• Do what you can to stay strong. It can be profoundly lonely, and at the same time scary to break new ground. But in my experience, it's easier when I know I'm not hiding or silent anymore.

This year has been one of personal growth and healing for me and I'm glad I found the courage a year ago to hit Publish on the post that started it all.


Hijab as "Leave me alone; I'm not interested"

Note: This was originally published at The Asexual Agenda

The thought of someone else finding me sexy? That made me more uncomfortable, and in retrospect I think it was because now I was being asked, in an abstract sense, to picture myself actually in a sexual situation. If I’m sexually attractive, that means people want me to be having sex. (luvtheheaven, Am I sex-averse? Maybe. I have made a decision to identify as such.)

In my recent post, Social anxiety, sex aversion, and asexuality, I talked about how for a long time I found it difficult to distinguish between my introversion and instances of social anxiety, and my sex aversion. Over time, I came to realize that I experienced two separate anxiety responses when someone made a sexual/romantic approach to me, and that the person's sexual/romantic interest in me was a distinct and much stronger trigger for anxiety than the simple social anxiety. The anxiety response specific to being approached sexually or romantically I recognize as my sex aversion.

The quote from @luvtheheaven above expresses really well what I think is at the core of my sex aversion. I don't want people to think they can or should approach me sexually or romantically. If they did, they would want me to engage with them in a way that I am not able to do, they would expect something from me that I can't give. It's better to not even let them get started on thinking in that direction. Ideally, I would like people to realize this before they approach me and to only do so if they accept those as my terms.

Over at The Asexual Agenda, I wrote On being visibly Muslim and invisibly asexual about some of the ways people tend to perceive me because of my hijab. Many times, people simply regard and treat me with hostility (TW: Islamophobia) because of their prejudice against Islam and Muslims. Sometimes they assume that I'm oppressed; typically they imagine I have a husband who forces me to dress modestly. Even when they have a more positive view of me, they seem to see me as a heterosexual who is celibate for religious reasons (hence "invisibly asexual").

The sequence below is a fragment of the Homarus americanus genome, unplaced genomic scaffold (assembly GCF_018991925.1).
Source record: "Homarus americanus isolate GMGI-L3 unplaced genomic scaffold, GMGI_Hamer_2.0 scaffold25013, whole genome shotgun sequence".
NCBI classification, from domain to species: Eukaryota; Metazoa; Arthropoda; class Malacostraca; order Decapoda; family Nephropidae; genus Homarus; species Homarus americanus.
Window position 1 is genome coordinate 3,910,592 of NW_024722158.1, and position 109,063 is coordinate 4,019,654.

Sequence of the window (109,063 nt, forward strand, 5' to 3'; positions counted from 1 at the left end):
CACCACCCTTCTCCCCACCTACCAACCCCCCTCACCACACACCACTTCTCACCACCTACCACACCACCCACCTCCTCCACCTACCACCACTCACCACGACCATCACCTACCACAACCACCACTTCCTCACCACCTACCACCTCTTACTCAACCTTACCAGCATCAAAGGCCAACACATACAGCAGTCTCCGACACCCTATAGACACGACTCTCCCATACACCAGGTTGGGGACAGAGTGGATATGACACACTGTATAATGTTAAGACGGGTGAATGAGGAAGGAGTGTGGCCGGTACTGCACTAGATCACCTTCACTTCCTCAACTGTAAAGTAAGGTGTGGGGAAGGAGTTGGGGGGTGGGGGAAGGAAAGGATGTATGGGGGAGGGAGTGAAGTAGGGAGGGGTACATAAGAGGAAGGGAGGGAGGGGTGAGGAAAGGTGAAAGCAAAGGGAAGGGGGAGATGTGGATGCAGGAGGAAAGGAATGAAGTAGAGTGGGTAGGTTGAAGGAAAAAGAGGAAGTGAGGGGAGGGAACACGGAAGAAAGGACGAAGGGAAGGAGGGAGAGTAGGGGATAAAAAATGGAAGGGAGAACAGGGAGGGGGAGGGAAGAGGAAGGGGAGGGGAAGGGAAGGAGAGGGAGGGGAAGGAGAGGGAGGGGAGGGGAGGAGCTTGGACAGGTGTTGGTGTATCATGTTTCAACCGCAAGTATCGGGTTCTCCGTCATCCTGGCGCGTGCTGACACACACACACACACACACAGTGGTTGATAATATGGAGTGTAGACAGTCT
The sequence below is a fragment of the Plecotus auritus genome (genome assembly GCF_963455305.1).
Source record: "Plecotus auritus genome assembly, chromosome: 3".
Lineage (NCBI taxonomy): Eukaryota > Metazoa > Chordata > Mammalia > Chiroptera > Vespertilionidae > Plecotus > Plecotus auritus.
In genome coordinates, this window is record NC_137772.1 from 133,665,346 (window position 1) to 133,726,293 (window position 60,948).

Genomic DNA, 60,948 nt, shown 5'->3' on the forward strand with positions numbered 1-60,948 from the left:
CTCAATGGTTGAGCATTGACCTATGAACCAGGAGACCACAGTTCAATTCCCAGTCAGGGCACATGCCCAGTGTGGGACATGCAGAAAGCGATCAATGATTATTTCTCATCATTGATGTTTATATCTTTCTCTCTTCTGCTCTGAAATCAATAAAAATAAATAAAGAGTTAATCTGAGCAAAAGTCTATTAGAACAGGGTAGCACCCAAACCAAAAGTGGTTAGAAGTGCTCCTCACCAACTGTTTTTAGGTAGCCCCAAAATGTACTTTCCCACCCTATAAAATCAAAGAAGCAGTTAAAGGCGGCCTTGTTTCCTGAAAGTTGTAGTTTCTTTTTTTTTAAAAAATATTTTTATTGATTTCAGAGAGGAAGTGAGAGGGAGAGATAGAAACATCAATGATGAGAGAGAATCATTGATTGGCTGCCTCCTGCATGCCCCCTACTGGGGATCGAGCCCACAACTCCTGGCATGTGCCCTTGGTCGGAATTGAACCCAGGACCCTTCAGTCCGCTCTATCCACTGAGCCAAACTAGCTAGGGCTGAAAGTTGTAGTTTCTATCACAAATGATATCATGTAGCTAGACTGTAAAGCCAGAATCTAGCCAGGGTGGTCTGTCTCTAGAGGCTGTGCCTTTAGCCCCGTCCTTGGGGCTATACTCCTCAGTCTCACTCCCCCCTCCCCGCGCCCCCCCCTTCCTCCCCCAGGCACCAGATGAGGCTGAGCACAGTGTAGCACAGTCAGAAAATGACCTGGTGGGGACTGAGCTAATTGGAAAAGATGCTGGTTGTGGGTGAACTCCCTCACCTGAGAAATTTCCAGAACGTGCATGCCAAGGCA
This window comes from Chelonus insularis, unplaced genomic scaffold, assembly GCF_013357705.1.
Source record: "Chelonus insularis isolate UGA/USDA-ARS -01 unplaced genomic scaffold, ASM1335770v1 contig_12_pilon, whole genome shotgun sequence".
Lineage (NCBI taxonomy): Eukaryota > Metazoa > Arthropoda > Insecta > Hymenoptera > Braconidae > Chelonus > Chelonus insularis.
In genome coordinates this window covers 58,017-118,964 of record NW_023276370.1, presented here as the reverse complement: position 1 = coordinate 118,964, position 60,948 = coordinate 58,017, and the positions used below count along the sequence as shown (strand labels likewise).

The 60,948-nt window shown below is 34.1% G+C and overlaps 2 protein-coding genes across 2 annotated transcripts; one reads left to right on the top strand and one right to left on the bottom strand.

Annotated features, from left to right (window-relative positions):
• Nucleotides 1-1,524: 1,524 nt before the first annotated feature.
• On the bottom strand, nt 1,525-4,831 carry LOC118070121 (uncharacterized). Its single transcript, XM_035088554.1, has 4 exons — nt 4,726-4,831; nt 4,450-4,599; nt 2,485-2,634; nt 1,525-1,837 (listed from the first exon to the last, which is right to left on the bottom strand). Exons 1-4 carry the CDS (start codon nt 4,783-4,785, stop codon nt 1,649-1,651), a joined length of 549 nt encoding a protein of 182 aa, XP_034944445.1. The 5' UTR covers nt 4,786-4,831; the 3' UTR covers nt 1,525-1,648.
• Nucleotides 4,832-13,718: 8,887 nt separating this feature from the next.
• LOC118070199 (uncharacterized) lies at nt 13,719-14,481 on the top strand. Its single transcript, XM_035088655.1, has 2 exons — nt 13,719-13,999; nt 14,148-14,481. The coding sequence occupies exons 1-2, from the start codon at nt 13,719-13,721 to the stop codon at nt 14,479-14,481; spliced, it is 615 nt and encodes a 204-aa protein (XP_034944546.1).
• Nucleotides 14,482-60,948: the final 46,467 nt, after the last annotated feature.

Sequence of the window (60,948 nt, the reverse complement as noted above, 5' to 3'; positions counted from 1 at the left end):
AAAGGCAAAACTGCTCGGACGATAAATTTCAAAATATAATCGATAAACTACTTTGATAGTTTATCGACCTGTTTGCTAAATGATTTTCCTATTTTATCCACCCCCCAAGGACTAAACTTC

The interesting thing is that none of these three views seems to involve them seeing me as someone they themselves should approach sexually. Either they despise my very presence, they don't want to mess with the husband they imagine me to have, or they correctly realize I'm not interested. Because of this, I feel that hijab tends to desexualize me.

And I like it that way. I don't like Islamophobic harassment, obviously, and being asked why my husband makes me dress that way is annoying and frustrating. But if they don't vocalize these views, and they just leave me alone, I'll take it.

For this sex-averse asexual, hijab is a tool that helps me to define how others see and approach me and that makes it more likely they will do so on my terms. It makes my life more livable. This is empowering for me. Even with the difficulties hijab sometimes causes with others, I wouldn't give up my shield for the world.


Reconciling Asexuality with Belonging to a Muslim Community

Note: This was originally published at The Asexual Agenda

Over a series of recent posts, I analyzed how Muslim scholars have constructed a sex-normative discourse around marriage in Islam, argued that the consequences of this discourse can be profoundly harmful to asexual Muslims who are unable to provide sex, and offered a simple proposal for an ace-positive framework for marriage in Islam instead.

One of the things my analysis pointed up is how many alternative interpretations and special arrangements an asexual Muslim would need to employ in order to secure their right to a celibate marriage under the current framework. In a response post, Marriage, Islam, Orthodoxy, elainexe brought up an important question: What happens when your alternative interpretations and special arrangements are too unorthodox for your religious community?